• Let the subdivision owner’s control their property through their deed restrictions
  • “As long as we have wonderful neighbors” no need for ordinances
  • Ordinance has contributed to ‘overdevelopment’ of Township

 

In response to those concerns, having been on the Planning Commission of Oakland Township for over 26 years, I made the following points at the September 26th meeting:

  • The current Ordinance was approved in 1976 and updated many times
    • It has been modified through the years based on citizen input and State Laws
    • The Draft Ordinance is less restrictive in many areas than the current Ordinance
  • Contrary to comment made by our former supervisor, the effectiveness of an ordinance is not measured by number of pages, but by its impact on the community.
    • People like Oakland Township because of “what we are”.
    • We “are what we are” because of 40 years of good ordinances
  • The Draft Ordinance has been under development for well over 5 years
    • Input has been received from many citizens over that time
    • The Zoning Board of Appeal (ZBA) participated in review of changes and provided input
    • The ZBA is knowledgeable of areas where there have been citizen issues – they “feel the hot breath of citizens” through the appeals process
    • The Planning Commission has included the ZBA’s input in the Draft Ordinance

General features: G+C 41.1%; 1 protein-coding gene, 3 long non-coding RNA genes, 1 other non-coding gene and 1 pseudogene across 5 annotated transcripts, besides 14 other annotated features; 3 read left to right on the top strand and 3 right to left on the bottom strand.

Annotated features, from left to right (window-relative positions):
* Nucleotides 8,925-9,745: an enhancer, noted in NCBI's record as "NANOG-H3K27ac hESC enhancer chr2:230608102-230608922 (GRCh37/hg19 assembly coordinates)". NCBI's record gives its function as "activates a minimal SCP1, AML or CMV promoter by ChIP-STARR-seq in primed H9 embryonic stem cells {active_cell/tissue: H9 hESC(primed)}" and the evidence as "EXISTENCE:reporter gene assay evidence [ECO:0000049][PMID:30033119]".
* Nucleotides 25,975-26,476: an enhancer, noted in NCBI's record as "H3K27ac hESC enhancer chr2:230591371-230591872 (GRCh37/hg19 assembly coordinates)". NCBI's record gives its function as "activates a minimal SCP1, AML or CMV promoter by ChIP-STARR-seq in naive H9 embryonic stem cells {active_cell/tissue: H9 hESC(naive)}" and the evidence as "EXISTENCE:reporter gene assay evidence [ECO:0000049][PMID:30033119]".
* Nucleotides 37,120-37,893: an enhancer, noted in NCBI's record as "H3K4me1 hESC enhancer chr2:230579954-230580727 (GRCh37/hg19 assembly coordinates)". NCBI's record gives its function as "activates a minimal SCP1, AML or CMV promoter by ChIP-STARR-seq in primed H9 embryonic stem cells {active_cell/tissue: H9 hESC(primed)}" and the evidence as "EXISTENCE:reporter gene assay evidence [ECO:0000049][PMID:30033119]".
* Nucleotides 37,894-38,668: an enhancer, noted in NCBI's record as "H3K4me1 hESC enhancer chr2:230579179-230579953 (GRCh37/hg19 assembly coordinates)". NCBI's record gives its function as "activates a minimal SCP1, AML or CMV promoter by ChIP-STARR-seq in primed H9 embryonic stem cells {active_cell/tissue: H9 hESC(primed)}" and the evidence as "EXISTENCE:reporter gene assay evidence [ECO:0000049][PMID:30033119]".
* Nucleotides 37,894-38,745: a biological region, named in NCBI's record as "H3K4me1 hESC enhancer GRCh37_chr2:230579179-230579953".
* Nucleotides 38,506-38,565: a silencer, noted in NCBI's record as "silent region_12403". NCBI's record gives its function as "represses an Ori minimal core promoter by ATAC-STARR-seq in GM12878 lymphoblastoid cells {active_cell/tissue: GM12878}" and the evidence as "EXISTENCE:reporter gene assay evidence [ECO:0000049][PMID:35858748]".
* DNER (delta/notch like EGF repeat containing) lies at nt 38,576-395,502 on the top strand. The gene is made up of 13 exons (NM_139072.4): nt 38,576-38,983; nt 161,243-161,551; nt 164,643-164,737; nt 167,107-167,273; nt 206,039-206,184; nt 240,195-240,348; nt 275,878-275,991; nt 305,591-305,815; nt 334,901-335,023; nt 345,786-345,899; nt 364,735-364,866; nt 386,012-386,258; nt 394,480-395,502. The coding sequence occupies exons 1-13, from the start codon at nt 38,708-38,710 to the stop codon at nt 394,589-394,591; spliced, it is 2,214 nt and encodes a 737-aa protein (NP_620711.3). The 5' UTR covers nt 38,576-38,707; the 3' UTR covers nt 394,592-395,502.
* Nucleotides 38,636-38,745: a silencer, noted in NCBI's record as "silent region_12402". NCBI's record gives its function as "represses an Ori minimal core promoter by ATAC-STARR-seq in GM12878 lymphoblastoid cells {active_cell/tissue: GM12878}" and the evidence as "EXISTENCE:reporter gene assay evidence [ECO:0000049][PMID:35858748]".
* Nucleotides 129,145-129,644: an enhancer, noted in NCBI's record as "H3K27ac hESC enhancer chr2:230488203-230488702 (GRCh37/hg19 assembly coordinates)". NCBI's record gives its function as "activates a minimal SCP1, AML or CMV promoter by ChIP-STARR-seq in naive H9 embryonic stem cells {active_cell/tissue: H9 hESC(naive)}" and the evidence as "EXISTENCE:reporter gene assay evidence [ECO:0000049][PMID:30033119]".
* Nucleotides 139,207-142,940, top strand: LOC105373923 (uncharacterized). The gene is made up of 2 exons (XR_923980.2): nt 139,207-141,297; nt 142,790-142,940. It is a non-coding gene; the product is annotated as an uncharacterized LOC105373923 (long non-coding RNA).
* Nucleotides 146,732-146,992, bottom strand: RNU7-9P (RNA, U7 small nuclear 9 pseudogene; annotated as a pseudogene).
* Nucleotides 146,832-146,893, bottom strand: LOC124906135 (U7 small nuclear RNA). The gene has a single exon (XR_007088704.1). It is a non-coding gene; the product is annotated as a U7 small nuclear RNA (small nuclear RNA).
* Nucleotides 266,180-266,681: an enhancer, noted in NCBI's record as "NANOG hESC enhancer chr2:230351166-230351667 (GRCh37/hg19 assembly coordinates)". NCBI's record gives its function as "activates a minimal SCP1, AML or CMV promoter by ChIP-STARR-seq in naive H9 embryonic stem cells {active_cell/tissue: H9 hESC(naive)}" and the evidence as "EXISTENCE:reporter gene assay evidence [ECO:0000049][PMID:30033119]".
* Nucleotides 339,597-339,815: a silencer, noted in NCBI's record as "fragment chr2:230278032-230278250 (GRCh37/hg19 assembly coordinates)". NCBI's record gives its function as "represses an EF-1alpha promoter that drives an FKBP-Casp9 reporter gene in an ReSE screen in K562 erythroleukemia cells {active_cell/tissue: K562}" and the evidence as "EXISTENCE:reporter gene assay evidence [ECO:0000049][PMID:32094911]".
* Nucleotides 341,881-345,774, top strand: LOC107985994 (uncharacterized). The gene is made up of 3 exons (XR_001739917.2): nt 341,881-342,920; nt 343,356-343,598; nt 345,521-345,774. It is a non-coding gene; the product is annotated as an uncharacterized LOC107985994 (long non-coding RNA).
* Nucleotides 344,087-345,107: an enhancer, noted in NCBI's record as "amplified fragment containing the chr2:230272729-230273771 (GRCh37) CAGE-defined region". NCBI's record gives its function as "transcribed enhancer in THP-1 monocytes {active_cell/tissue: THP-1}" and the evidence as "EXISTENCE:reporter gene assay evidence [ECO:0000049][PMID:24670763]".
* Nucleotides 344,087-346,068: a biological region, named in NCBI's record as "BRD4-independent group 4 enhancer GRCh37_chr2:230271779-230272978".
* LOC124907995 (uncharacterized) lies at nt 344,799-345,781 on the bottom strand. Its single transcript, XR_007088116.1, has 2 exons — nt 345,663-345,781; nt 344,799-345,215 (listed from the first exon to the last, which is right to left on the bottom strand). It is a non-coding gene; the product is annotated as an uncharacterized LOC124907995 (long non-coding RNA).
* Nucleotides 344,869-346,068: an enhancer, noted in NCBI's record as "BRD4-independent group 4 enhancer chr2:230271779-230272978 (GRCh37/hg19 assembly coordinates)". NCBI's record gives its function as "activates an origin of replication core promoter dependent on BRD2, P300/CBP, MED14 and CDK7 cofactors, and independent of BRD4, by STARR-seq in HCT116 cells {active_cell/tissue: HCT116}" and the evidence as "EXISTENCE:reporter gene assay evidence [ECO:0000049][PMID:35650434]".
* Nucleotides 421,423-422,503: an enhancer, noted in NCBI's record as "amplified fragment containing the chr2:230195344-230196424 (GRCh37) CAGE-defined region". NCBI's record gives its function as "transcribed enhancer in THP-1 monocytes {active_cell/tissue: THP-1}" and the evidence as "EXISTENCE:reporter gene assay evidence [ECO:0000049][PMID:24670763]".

• Many rural areas in the state have very limited zoning ordinances resulting in issues in their communities
    • Without ordinances there is no method to correct problem areas
  • Some residents suggested subdivision should not rely on zoning ordinances, but should rely on their deed restriction to control problems
    • Deed Restriction enforcement requires sub owners to hire costly attorneys 
    • Township ordinances provide protection without added burden

Why is this important to the citizens of Oakland Township?  The purpose of the ‘first and second reading’ is to provide citizens one last chance to provide input on the Ordinance.  The Planning Commission and Township Board should consider the concerns raised by the citizens and make changes they feel are appropriate. However, a wholesale re-review of the Draft Ordinance in not warranted given the years of input that many other citizens have already provided the Planning Commission on the Draft Ordinance.  Their input should not be ‘discounted’ as a result of those who just recently got involved.